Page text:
The goal of the 10 Most Endangered Historic Places list is to raise awareness about the most threatened historic places in Mississippi and the dangers they are facing which could lead to their destruction.
MHT has been working hard to save the former home of
Mississippi Governor Robert Lowry who moved into the house after his term ended in 1890. The Lowry House is located in Jackson and was
placed on the 10 Most Endangered Historic Places list in 2005. The house can be documented to
the 1870s and is one of Jackson’s few remaining raised cottages with Greek
Revival and Italiante details. When rehabilitation work is completed MHT plans to use the Lowry House for its new headquarters and open a Preservation Resource Center in the building where people can come learn more about the tools to persevere historic buildings.
History of the Lowry House
The Lowry House was originally located on Fortification Street; however, in 1914 it was moved to North Congress Street when that street was extended. After two terms (1882 - 1890) as Governor of Mississippi, Robert Lowry purchased the house for his residence. Since his death in 1910 the house has had several owners and uses.
Governor Robert Lowry - Image from the Collection
of the Museum of Mississippi History,
Mississippi Department of Archives and History
In 2005, plans were announced for the expansion of the Baptist Hospital which included the land on which the Lowry house was located. Due to the house’s architectural and historical significance as one of the few surviving antebellum structures in Jackson and as a residence of a former governor, it was determined that it was too important to lose and was placed on the Mississippi Heritage Trust’s 10 Most Endangered Historic Places list in 2005.
Saving the Lowry House
After the house was placed on the 10 Most list, MHT and the Baptist Hospital worked together to find a way to save the house and developed a plan to relocate it to a new lot outside of the area the hospital needed for expansion. Baptist generously donated the house to MHT along with a new lot next to the Manship House parking lot on North Congress Street to move the house to. The MHT Board of Trustees decided they would commit to financing the relocation and restoration of the house for use as MHT’s state headquarters.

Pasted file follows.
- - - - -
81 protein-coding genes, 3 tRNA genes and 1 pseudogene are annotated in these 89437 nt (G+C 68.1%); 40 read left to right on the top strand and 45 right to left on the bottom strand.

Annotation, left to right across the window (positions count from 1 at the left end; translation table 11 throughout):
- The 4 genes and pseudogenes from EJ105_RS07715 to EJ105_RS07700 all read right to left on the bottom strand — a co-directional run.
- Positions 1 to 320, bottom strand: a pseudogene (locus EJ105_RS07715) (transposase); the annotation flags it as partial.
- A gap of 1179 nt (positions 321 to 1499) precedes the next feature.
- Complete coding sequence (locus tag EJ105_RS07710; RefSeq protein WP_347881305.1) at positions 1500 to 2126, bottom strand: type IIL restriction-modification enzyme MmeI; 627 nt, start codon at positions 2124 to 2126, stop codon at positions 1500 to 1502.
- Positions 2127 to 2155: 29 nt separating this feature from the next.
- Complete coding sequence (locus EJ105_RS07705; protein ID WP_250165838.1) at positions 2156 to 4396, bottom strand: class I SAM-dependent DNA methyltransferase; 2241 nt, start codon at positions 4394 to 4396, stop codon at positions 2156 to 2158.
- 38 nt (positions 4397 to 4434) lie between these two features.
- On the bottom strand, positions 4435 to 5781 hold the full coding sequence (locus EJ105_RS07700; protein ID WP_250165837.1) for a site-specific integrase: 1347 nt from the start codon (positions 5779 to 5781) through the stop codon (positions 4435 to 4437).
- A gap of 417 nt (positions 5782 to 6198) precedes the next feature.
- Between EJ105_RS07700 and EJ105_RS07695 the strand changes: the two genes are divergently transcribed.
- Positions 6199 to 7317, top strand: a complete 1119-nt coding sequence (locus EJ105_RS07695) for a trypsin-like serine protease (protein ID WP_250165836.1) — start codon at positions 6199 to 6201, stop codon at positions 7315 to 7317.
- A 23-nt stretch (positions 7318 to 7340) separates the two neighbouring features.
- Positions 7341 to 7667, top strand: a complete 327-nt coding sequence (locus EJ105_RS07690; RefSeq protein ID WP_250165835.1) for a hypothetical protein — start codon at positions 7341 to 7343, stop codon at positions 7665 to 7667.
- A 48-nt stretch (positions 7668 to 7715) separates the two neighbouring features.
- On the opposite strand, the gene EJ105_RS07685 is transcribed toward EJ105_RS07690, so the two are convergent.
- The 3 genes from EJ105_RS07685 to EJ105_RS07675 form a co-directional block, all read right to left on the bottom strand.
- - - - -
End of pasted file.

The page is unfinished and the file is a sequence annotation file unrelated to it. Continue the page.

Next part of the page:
Lot that was donated by Baptist Hospital
for the relocation of the Lowry House.
With an agreement in place and an available piece of land, MHT began planning for the relocation. In December of 2005, MHT received a Community Heritage Preservation Grant from the Mississippi Department of Archives and History to move the house to the new lot. MHT then began working out the logistics of moving the house. In the fall of 2006, a contractor was hired to move the house and build a foundation for it on the new lot. Preparation was completed on the new lot and engineering drawings finished for the foundation. The foundation work for the house began in May of 2007 and the house was moved to the new lot in June of 2007. The remaining foundation work was completed in September of 2007.
Lowry House during its move. Click the
picture to see more images of the house during its move.
Lowry House on its new site and after the